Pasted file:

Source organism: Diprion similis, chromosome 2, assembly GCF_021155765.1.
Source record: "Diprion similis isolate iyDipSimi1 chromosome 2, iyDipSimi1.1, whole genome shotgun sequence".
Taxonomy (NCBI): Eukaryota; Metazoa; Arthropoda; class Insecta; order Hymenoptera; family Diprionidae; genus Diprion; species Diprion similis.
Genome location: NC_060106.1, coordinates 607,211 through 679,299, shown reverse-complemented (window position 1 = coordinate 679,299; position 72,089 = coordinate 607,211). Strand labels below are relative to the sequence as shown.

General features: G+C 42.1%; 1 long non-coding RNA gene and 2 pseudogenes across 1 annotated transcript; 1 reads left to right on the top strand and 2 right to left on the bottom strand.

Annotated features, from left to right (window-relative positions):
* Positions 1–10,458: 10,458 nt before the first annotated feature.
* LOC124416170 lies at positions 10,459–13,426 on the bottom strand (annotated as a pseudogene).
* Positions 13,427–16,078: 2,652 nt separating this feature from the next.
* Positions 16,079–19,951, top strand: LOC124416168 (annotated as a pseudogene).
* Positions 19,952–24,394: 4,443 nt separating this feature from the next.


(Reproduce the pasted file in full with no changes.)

Source organism: Diprion similis, chromosome 2, assembly GCF_021155765.1.
Source record: "Diprion similis isolate iyDipSimi1 chromosome 2, iyDipSimi1.1, whole genome shotgun sequence".
Taxonomy (NCBI): Eukaryota; Metazoa; Arthropoda; class Insecta; order Hymenoptera; family Diprionidae; genus Diprion; species Diprion similis.
Genome location: NC_060106.1, coordinates 607,211 through 679,299, shown reverse-complemented (window position 1 = coordinate 679,299; position 72,089 = coordinate 607,211). Strand labels below are relative to the sequence as shown.

General features: G+C 42.1%; 1 long non-coding RNA gene and 2 pseudogenes across 1 annotated transcript; 1 reads left to right on the top strand and 2 right to left on the bottom strand.

Annotated features, from left to right (window-relative positions):
* Positions 1–10,458: 10,458 nt before the first annotated feature.
* LOC124416170 lies at positions 10,459–13,426 on the bottom strand (annotated as a pseudogene).
* Positions 13,427–16,078: 2,652 nt separating this feature from the next.
* Positions 16,079–19,951, top strand: LOC124416168 (annotated as a pseudogene).
* Positions 19,952–24,394: 4,443 nt separating this feature from the next.